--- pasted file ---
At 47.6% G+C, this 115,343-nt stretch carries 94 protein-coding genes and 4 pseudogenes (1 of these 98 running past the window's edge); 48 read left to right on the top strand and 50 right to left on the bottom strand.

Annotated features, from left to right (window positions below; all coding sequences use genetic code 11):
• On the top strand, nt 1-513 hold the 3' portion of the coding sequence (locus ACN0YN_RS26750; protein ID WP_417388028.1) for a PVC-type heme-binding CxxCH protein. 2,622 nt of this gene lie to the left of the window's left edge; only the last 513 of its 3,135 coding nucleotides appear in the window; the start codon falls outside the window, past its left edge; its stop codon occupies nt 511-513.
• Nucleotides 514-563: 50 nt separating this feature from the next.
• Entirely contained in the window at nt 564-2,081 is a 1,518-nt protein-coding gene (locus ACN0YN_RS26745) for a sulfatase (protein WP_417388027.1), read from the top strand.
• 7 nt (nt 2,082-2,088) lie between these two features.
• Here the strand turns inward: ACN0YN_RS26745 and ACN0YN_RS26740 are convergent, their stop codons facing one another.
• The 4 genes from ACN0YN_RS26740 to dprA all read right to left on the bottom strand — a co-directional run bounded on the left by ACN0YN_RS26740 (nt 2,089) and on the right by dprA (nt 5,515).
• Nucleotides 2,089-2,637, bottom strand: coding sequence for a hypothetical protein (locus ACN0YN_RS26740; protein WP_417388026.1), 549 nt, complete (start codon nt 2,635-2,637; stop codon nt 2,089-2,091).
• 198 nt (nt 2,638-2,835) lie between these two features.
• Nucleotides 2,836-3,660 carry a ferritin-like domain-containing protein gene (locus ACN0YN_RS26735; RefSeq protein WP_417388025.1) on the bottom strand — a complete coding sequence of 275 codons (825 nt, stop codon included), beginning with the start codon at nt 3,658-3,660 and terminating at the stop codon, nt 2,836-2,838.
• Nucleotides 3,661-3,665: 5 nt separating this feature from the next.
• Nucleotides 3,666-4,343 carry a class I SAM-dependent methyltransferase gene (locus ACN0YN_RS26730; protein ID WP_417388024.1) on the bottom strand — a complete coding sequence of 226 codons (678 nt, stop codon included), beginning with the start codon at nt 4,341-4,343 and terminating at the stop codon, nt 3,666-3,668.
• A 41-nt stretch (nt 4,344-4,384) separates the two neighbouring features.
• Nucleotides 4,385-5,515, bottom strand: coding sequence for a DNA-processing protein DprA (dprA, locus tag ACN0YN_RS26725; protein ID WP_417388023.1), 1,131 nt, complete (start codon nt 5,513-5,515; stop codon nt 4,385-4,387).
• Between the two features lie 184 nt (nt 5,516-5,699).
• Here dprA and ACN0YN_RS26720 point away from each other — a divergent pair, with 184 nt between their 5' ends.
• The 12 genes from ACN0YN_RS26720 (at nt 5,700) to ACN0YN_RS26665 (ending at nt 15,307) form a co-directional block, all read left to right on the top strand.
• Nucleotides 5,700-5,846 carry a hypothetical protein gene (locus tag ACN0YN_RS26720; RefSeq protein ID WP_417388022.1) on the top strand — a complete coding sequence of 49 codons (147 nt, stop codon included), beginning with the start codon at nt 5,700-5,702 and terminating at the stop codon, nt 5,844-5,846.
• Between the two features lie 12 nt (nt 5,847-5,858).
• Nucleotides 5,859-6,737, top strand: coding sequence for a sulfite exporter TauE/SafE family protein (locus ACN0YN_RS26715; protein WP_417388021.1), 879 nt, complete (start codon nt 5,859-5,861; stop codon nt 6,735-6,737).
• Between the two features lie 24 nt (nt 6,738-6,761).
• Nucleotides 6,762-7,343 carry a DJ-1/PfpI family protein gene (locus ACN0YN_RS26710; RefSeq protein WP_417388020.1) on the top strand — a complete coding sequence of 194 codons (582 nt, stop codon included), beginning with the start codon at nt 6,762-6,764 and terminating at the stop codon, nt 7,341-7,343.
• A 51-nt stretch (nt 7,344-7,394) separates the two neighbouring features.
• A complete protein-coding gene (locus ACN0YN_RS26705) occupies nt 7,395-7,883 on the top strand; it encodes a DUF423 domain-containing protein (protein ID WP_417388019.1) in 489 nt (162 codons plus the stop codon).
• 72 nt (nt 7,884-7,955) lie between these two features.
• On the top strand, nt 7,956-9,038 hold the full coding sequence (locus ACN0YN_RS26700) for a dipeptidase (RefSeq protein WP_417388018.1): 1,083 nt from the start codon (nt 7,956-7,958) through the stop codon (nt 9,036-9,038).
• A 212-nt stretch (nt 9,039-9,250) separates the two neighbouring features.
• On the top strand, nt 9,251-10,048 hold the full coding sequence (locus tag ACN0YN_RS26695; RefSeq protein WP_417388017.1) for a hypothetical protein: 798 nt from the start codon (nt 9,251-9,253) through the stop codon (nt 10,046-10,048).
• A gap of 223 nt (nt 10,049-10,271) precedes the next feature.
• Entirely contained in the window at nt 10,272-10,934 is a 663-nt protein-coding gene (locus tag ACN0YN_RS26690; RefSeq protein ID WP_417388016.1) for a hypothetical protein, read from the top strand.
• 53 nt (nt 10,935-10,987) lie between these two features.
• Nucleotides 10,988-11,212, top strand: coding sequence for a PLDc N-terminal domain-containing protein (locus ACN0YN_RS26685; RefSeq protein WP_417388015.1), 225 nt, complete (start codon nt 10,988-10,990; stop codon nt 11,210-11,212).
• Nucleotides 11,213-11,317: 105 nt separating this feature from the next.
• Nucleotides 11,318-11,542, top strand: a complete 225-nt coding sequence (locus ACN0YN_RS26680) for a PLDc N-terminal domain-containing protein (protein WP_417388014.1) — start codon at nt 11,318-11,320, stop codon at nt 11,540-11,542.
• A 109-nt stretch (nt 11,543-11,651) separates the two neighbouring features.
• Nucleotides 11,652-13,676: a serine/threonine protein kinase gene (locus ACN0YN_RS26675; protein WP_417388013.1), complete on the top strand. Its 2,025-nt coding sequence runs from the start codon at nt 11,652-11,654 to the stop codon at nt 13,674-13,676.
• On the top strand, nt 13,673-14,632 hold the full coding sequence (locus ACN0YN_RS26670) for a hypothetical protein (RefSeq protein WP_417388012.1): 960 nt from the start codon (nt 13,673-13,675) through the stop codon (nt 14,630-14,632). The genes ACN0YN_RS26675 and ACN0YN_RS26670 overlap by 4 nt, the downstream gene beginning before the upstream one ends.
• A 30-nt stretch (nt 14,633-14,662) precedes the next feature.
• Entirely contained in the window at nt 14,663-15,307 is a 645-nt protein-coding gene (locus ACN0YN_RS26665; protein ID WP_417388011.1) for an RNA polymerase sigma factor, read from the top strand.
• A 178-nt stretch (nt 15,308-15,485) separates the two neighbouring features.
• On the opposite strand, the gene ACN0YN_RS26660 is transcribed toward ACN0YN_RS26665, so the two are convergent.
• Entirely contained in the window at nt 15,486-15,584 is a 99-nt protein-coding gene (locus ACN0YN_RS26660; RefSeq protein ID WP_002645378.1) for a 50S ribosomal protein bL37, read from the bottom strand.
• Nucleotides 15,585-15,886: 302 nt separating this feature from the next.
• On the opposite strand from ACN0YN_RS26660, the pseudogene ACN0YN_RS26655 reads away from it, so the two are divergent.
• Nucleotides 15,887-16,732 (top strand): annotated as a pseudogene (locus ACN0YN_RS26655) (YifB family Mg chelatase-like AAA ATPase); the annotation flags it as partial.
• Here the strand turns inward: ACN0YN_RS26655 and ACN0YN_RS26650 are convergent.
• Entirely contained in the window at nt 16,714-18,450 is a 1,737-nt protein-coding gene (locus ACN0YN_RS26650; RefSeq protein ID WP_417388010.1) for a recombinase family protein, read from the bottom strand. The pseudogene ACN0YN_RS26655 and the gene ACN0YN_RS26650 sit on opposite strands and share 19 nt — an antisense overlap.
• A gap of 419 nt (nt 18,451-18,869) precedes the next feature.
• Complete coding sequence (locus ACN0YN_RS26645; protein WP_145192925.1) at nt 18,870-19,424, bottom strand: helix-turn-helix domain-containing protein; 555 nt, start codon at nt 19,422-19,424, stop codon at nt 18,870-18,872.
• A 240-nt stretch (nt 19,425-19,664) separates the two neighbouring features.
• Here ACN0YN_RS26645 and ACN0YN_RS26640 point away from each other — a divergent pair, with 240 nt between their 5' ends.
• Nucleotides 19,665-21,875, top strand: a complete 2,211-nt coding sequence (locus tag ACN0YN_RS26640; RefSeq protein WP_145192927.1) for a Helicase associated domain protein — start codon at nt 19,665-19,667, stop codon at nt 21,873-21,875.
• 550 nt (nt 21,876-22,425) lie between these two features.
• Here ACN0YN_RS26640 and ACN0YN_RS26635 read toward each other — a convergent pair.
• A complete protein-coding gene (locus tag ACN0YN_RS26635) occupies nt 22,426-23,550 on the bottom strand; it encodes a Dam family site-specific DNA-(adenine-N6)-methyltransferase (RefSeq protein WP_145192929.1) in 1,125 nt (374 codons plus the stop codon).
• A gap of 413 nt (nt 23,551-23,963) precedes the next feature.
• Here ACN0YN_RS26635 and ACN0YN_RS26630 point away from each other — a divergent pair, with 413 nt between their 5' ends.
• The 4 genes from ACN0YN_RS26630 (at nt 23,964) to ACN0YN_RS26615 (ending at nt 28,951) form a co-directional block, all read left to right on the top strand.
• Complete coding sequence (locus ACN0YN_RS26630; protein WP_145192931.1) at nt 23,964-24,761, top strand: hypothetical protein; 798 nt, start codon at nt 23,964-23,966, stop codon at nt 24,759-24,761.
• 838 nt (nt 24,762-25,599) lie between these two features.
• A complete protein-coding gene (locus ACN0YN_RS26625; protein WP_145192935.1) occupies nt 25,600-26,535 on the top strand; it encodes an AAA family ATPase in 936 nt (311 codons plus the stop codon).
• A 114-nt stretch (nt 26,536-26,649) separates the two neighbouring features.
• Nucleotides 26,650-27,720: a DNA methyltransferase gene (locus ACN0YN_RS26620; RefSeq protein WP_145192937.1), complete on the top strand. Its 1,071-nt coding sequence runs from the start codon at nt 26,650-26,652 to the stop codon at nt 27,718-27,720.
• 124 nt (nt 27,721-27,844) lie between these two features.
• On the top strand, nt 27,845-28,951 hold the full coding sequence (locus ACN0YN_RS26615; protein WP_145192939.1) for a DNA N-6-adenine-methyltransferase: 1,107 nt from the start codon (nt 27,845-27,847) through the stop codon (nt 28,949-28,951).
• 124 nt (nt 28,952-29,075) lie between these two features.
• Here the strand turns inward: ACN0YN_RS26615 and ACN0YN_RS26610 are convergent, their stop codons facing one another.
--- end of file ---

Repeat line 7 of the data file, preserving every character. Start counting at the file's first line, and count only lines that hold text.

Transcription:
• Here the strand turns inward: ACN0YN_RS26745 and ACN0YN_RS26740 are convergent, their stop codons facing one another.